arrears. This means that taxes used to pay for current year expenses are not billed until 9 months into the fiscal year and are not due until 11 months into that year. (Think of not being paid at your job until
after you have worked for 11 months and incurred mortgage, food and other expenses.) Effectively, this means county governments have to operate for 335 days before they receive the tax revenue to support those operations. This shift in tax collection period caused a cash-flow shortage that requires many county governments in Michigan to rely on short-term borrowing to insure bills are paid on time. To date, Oakland County has not been required to borrow to cover the County’s operating expenses.
Does Oakland County have reserves or a Rainy Day Fund equal to at least 10% of operating expenditures?|
Yes, Oakland County maintains responsible reserves well-above 10% of operating expenditures to protect and maintain stable service delivery. At the September 30, 2014 fiscal year close and reported in the FY 2014 Comprehensive Annual Financial Report (CAFR), Oakland County’s General Fund had unrestricted (meaning available) equity (fund balances) totaling $225.3 million. This amount is well over the County’s targeted minimum fund balance level of 20% of annual expenditures.
The County has deliberately increased its equity during the past several years in anticipation of using a portion of the savings to stabilize future service delivery while thoughtful restructurings of operations were implemented. This allows citizens to continue to receive services that would otherwise be adversely impacted by shortfalls expected in the current FY 2015 – FY 2017 triennial budget period. The County is planning to use some of its accumulated equity to balance the budget through FY 2019. The long-term financial plan is to maintain a sustainable long-term General Fund equity target of 20% of General Fund/General Purpose expenditures; this is in line with the recommended best practice by the Government Finance Officers Association (GFOA) of maintaining at least two months’ operating reserves.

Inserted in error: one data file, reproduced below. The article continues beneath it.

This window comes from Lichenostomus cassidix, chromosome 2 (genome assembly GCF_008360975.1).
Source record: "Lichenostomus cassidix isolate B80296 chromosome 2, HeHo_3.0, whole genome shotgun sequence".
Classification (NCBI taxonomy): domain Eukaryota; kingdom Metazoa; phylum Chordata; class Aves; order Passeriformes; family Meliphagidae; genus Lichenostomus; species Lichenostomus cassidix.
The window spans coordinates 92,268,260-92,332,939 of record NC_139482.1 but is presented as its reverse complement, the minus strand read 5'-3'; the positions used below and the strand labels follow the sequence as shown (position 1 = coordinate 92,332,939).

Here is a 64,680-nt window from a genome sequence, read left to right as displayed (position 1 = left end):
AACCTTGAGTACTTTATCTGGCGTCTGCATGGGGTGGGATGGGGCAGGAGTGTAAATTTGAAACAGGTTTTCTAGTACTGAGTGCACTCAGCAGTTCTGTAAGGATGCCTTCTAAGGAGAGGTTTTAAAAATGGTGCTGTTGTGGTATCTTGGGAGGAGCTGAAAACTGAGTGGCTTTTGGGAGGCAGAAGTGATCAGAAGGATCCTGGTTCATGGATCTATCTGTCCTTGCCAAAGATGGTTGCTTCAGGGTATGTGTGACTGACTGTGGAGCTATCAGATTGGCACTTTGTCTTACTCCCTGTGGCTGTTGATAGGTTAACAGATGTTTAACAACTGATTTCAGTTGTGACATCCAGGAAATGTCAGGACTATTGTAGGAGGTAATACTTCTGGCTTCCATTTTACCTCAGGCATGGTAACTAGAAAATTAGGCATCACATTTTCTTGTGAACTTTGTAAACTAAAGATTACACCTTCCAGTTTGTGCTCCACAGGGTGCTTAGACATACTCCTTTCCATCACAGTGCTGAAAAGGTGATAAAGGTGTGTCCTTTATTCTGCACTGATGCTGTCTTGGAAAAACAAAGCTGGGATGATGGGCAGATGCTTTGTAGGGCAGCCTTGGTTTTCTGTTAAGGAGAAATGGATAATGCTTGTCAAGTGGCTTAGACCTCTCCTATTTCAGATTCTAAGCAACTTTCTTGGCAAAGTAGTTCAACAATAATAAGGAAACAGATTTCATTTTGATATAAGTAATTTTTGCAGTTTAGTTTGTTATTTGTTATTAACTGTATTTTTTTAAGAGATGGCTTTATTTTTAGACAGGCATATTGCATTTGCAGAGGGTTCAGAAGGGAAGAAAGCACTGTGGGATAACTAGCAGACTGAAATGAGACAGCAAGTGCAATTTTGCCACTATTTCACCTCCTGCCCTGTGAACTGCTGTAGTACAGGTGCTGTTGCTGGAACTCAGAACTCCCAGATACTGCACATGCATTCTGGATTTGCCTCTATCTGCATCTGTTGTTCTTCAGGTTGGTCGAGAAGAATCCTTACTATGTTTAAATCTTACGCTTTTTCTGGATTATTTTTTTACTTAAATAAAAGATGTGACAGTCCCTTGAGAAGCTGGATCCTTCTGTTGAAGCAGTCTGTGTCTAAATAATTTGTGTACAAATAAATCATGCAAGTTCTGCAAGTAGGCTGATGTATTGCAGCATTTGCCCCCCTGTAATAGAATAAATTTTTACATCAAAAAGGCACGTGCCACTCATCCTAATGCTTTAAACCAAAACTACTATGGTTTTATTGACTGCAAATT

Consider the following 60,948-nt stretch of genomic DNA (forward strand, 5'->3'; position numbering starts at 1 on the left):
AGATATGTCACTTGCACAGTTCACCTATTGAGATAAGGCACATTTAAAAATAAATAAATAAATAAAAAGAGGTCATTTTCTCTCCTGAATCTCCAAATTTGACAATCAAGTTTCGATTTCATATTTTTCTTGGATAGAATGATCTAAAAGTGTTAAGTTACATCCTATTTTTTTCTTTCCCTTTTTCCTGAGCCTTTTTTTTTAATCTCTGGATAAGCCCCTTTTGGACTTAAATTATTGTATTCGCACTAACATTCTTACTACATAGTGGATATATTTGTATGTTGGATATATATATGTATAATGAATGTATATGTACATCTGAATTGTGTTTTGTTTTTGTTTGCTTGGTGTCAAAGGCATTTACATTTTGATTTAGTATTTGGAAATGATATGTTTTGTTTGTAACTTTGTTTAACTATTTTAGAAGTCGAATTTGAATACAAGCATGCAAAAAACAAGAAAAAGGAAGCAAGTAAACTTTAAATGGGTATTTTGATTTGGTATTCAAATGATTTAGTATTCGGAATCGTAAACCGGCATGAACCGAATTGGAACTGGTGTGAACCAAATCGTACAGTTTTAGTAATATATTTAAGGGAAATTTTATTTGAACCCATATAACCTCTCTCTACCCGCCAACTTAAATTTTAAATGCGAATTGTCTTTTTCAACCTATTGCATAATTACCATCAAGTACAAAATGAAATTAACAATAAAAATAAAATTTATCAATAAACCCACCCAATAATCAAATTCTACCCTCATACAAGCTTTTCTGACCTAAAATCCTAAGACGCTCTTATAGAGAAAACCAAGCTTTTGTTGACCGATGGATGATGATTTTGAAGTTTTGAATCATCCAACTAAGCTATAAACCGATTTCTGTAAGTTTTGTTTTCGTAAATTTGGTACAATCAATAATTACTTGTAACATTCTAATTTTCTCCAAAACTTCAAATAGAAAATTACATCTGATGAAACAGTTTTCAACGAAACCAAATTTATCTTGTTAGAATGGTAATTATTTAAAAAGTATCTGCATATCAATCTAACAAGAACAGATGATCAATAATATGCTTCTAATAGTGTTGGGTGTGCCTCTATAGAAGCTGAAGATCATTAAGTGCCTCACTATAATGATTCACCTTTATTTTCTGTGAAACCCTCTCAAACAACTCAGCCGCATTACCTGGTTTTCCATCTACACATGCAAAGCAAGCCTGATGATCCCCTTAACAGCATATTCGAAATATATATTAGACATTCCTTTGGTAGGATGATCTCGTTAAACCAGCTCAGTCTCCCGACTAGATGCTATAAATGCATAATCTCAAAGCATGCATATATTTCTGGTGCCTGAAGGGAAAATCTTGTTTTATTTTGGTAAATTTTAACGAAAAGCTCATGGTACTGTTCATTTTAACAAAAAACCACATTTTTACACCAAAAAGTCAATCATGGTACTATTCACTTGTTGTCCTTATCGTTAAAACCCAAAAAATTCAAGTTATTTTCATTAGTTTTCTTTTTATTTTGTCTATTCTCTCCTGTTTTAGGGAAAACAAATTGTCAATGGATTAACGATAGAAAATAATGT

Is Oakland County Government fully funding its pension and other post-employment benefit obligations?|
Yes, Oakland County fully funds its pension and other post-employment (retirees’ healthcare) benefit obligations. These expenses are included in our annual operating budgets and are not pushed off onto future generations.
Long the leader in curbing the cost of these benefits, Oakland County Executive L. Brooks Patterson, in partnership with the Board of Commissioners and the other County-wide elected officials, has structurally reformed Oakland’s benefit plans to make them sustainable and less costly for taxpayers.
Oakland County closed the traditional defined benefit retirement plan to new hires in
1994, replacing it with a fair, but far less costly, defined contribution plan. The defined contribution plan benefit is fully funded on an annual basis. In
1997 new hires began mandatory contributions to their healthcare coverage. By
2003 all employees were paying mandatory contributions to their healthcare coverage.
2006 Oakland County terminated the traditional retiree health care benefit and replaced that with a Health Care Saving Account, for employees hired after January 1, 2006. The Health Care Savings Account is a benefit that gradually vests over an employee’s career. This benefit plan is also fully funded for each member employee on an annual basis.